GALLERY: Port Fairy snags first senior football trophy for 56 years

PORT Fairy celebrated its first piece of senior football silverware since 1958 when it won the pre-season cup competition on Saturday but the triumph won’t change coach Sam Rudolph’s expectations for the season ahead.

The Seagulls produced a come-from-behind win in the grand final of the round-robin tournament, defeating Terang Mortlake by four points, 3.5 (23) to 3.1 (19).

Robbie Hare, who stood out of the game for 12 months to cross from Port Fairy to Terang only to return to the Seagulls earlier this year, was the hero. 

He kicked 3.1 for the Seagulls as they surged to victory in the second half of the match at the Friendly Societies’ Park, including the match-winner with two-and-a-half minutes left on the clock.

The Seagulls’ faithful lapped up the sight of the gold cup and $4000 prizemoney when they were presented indoors by league president Hugh Worrall.

The club’s last senior trophy was the 1958 premiership. Since then the club has only had two reserves flag (1982 and 1994) and one thirds flag in 1989.

A delighted Rudolph said the result wouldn’t change his goals as he enters the second year at the helm but the triumph was an important stepping stone for the club.

“It’s exciting for the club because it has been success-starved,” he said.

“To win something like this is good.”

He said his players would take confidence from the win into round one of the premiership season.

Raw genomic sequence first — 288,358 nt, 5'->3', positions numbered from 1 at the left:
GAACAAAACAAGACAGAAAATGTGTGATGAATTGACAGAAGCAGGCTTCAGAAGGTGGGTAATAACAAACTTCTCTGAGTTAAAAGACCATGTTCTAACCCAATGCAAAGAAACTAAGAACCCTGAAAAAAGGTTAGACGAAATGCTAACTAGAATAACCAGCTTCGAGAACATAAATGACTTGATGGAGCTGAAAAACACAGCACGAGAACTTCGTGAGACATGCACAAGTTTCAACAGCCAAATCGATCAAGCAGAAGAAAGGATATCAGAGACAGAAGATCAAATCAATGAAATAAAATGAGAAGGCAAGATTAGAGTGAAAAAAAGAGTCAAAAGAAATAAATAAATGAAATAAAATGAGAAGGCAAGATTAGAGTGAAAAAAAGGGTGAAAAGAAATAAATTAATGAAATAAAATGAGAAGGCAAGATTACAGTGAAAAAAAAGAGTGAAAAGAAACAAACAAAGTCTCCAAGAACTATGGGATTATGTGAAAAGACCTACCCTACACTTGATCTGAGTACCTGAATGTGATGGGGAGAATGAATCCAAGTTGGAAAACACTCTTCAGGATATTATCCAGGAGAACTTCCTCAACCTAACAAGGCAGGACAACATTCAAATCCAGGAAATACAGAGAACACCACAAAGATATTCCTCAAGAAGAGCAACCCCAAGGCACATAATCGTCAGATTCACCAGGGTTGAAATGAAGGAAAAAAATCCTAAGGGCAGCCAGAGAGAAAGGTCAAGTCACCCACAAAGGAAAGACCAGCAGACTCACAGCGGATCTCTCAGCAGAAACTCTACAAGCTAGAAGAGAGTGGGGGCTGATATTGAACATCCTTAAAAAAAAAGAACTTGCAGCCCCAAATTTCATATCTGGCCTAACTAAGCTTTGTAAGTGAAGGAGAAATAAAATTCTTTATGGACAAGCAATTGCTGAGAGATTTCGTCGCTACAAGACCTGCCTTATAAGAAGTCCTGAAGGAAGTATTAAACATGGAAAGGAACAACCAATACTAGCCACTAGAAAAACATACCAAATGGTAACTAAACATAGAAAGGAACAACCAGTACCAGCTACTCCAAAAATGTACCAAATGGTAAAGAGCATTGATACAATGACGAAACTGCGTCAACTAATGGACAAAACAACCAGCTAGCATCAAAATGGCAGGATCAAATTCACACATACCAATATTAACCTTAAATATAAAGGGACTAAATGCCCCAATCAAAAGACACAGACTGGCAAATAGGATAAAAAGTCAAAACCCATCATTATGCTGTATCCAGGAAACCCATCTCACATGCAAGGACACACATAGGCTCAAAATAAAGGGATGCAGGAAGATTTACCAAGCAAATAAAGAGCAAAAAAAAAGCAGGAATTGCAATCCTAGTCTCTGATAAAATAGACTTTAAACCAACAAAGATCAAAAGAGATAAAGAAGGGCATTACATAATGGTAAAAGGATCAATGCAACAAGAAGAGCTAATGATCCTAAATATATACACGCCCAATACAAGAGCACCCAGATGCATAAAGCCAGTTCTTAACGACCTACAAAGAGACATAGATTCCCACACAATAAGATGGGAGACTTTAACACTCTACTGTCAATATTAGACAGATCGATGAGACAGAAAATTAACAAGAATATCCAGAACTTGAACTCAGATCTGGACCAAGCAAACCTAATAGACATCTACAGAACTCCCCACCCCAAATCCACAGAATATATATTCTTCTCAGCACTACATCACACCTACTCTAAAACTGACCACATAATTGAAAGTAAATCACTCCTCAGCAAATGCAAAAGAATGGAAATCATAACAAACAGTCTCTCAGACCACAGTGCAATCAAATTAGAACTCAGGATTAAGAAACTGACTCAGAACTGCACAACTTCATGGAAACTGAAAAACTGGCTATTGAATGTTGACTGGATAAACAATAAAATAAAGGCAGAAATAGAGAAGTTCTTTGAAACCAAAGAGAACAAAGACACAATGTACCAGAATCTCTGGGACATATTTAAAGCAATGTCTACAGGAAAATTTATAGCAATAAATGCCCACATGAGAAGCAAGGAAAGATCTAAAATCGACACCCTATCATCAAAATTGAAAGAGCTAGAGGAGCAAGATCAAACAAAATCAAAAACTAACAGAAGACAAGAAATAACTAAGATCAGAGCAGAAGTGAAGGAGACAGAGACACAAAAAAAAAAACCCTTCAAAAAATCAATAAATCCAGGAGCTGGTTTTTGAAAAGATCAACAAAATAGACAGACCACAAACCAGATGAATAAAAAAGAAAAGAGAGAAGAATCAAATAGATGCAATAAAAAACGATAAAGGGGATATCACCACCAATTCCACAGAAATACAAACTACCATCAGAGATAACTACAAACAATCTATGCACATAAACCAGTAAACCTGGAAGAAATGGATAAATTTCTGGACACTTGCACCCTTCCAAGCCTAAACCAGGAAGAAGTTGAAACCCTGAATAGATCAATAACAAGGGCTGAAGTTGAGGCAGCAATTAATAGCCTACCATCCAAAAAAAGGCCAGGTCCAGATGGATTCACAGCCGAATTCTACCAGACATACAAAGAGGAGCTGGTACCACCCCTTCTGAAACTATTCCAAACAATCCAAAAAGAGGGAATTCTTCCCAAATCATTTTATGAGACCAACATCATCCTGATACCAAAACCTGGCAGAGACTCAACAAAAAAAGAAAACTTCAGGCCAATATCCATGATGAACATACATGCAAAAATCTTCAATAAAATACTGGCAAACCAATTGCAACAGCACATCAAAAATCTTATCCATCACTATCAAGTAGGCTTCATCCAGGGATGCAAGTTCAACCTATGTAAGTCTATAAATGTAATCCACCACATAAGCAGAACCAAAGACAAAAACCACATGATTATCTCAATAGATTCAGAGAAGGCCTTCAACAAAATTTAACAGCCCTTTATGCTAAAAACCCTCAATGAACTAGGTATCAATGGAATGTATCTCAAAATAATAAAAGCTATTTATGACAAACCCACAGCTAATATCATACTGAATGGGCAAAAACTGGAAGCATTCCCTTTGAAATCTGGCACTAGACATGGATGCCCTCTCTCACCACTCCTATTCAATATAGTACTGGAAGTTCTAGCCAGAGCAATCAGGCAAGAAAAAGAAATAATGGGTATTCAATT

He said the pre-season was about getting as much game time into his squad so they were prepared for the start of a tough campaign.

“We are going to have a crack all year regardless of positions,” he said.

“If we want to take anything out of the game, I think our work rate was very good.”

Rudolph said his side’s strong finish in Saturday’s final didn’t surprise him after he lost the coin toss and Terang Mortlake kicked 3.0 to 0.2 with the aid of a howling westerly wind.

Port Fairy outgunned the Bloods early in the first half before Terang Mortlake started to use the wind with long kicking. Both sides had six inside 50-metre entries for the half before the Seagulls outworked the Bloods in the second half, bombing the ball forward 11 times to four after winning the centre clearances 3-1.

The Seagulls unveiled a host of new faces in the round-robin tournament, including Geelong’s VFL side vice-captain Jackson Hollmer, former Collingwood AFL player Jaxson Barham, former amateur best and fairest winner Aaron Shields, dual Panmure premiership player Gary Robinson at full-forward and Northern Territory recruit Lloyd Stockman. 

While Hollmer, Barham and Shields were prominent early in the grand final, it was players like Hare, Ash Rendell, Adam McCosh and Aidan Leishman who provided the spark.

Rudolph was delighted he had been able to rotate as many as eight under 18½ players through the side during his team’s two preliminary matches. 

He said the Seagulls had worked hard on their structures and set-plays over summer and he was pleased at the improvement in those areas.

Terang Mortlake coach Matthew Irving said while the Bloods would have loved to win, he was pleased 34 players had got valuable match practice.

“The big thing was to get some game time into some blokes and it was important we put what we did over summer into practice,” Irving said.

He said his playing group would take confidence from the outing into the premiership season, especially after winning both its early matches.

“We haven’t beaten Warrnambool in any competition since 2009 so just to play well against a quality side like Warrnambool was good.”

The Bloods missed up to a dozen of their senior players in the final, including key forwards Chris Bant and Stephen Staunton.

“We had our chances in the second half but Port Fairy was pretty resilient,” he said.

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